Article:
Alrighty! So overall you're doing a pretty good job, but there are a few things I want to draw your attention to.

Starting with the arrows, these are spot on. You're capturing them with confidence and fluidity, and really establishing how they move through space. This carries over pretty nicely into your leaves as well, where you're capturing not only how they sit in space, but also how they move through the space they occupy. That said, while I am pleased you also jumped into more complex leaf structures, it appears that you didn't play around with building up any more complex edge detail, as shown on step 3 of these instructions.

It seems that his isn't something you delved much into in your plant constructions either - there's the hibiscus demo on this page which did get into it a little, and you applied it well enough, but I definitely would have wanted to see more of it. It really gets into the principles of construction and how we lay down structures to build upon them later, creating a complex sum of many successive phases, with each new step building onto the same structure rather than outright replacing it.

Your branches are looking pretty well done, just make sure that you're extending your segments fully halfway to the next ellipse, as explained here. All things considered you're already achieving a virtually seamless transition, so this isn't a big deal, but generally speaking that full extension does help to achieve smoother and more seamless shifts from one segment to the next. Aside from that though, you're doing a great job of maintaining the illusion of solid structures.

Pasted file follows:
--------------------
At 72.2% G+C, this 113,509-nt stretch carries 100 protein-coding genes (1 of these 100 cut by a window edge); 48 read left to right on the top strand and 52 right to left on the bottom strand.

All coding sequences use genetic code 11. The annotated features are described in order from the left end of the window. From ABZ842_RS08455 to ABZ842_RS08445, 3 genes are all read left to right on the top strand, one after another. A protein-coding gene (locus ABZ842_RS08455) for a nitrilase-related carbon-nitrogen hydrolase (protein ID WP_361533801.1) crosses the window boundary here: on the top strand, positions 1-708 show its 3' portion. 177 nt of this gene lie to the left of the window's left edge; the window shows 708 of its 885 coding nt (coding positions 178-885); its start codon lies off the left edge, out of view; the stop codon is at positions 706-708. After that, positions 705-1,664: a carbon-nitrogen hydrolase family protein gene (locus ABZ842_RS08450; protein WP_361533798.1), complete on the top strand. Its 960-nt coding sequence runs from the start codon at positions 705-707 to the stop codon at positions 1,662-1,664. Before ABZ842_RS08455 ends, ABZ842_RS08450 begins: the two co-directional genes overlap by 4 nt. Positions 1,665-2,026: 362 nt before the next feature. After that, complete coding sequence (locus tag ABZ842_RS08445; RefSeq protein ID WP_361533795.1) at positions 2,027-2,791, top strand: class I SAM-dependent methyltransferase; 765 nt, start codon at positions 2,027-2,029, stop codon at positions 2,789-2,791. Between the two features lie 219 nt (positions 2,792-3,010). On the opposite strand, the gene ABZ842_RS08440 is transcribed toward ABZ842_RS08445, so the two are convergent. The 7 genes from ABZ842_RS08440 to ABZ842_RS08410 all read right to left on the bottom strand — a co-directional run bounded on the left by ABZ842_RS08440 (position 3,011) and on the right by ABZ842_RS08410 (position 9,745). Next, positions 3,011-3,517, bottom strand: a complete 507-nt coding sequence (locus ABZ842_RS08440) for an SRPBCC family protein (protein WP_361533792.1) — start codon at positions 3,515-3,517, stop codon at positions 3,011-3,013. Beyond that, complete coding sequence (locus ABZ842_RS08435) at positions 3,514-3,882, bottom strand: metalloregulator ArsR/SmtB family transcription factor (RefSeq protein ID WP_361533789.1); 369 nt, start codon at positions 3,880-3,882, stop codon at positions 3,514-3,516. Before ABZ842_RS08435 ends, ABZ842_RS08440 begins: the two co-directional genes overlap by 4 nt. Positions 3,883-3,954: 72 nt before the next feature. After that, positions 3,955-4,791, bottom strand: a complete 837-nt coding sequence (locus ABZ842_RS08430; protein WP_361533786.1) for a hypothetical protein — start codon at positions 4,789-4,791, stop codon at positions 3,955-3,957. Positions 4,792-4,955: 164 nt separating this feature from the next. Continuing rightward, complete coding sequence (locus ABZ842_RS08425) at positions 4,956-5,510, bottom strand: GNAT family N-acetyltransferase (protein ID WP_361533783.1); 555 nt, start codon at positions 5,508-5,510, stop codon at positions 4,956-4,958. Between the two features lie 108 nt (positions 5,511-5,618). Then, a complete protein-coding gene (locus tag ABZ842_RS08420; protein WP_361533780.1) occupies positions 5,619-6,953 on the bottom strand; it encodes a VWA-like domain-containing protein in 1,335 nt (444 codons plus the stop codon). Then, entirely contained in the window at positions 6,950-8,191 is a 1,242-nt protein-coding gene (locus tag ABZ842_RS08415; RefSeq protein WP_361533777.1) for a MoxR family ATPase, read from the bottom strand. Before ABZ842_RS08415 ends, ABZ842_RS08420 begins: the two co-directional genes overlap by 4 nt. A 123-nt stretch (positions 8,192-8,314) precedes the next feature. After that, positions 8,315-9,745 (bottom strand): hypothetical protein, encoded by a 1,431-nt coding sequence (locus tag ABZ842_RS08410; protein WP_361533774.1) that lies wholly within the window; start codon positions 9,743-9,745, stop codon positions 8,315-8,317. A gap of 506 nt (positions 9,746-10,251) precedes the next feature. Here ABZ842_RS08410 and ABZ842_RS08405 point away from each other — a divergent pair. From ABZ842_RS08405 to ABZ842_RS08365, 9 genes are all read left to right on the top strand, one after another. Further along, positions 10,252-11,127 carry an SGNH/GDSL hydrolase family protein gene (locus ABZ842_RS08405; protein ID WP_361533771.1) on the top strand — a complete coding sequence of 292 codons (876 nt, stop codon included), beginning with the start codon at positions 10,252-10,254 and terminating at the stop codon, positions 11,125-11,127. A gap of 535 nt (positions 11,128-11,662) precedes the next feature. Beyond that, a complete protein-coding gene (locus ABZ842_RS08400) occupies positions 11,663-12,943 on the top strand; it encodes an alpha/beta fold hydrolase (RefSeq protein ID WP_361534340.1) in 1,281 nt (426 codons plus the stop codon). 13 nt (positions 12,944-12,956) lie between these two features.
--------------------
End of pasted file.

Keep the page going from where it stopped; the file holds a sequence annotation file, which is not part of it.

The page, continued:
One other thing you may want to consider is having the degree of the ellipses shift as you slide along the length of the branch structure. Remember that the degree of the ellipse depends on the position and orientation of the given circular slice. This is explained, with physical props, in the most recent iteration of the ellipses video from lesson 1.

Moving onto your plant constructions, for the most part you're doing really well, I just have a few small things to suggest:

• When it comes to using line weight, avoid using it quite as liberally as you did on the top-left flower from this page. Don't use it to reinforce the entire silhouette of all your forms - focus it in limited, localized areas to clarify specific overlaps. Also, avoid tracing back over your lines carefully and hesitantly, as this focuses too much on how those lines run across the flat page, rather than on how they represent edges moving through 3D space. Draw them confidently, using the ghosting method. This will be easier, since we're only adding them to fairly limited sections and blending them back into the existing linework.

• When constructing flower pots, like the one for the cactus on this page, always build them (and any other cylindrical structure) around a central minor axis line. While this may be because you were struggling with drawing those ellipses, but it does look like you were trying to make the upper ellipses wider and the lower ones narrower. The relationship should actually be reversed, with the ellipses getting wider as they move farther away from the viewer (as discussed in regards to your branches).

• I'm glad to see that you've been enthusiastic about drawing lots of plants on each page, but your first priority should definitely be to give each drawing as much room as it requires on the page. This will help you engage your brain's spatial reasoning skills as well as make it easier for you to use your whole arm while drawing. Drawing artificially small, in a sort of cramped manner, will actually make those things more difficult, resulting in more overall clumsiness.

Aside from that, you're doing quite well. I'm really pleased with the way you built up some of the more complex structures, with layered petals being built around cylinders. This shows you're understanding a lot of the core constructional concepts.

I'll go ahead and mark this lesson as complete.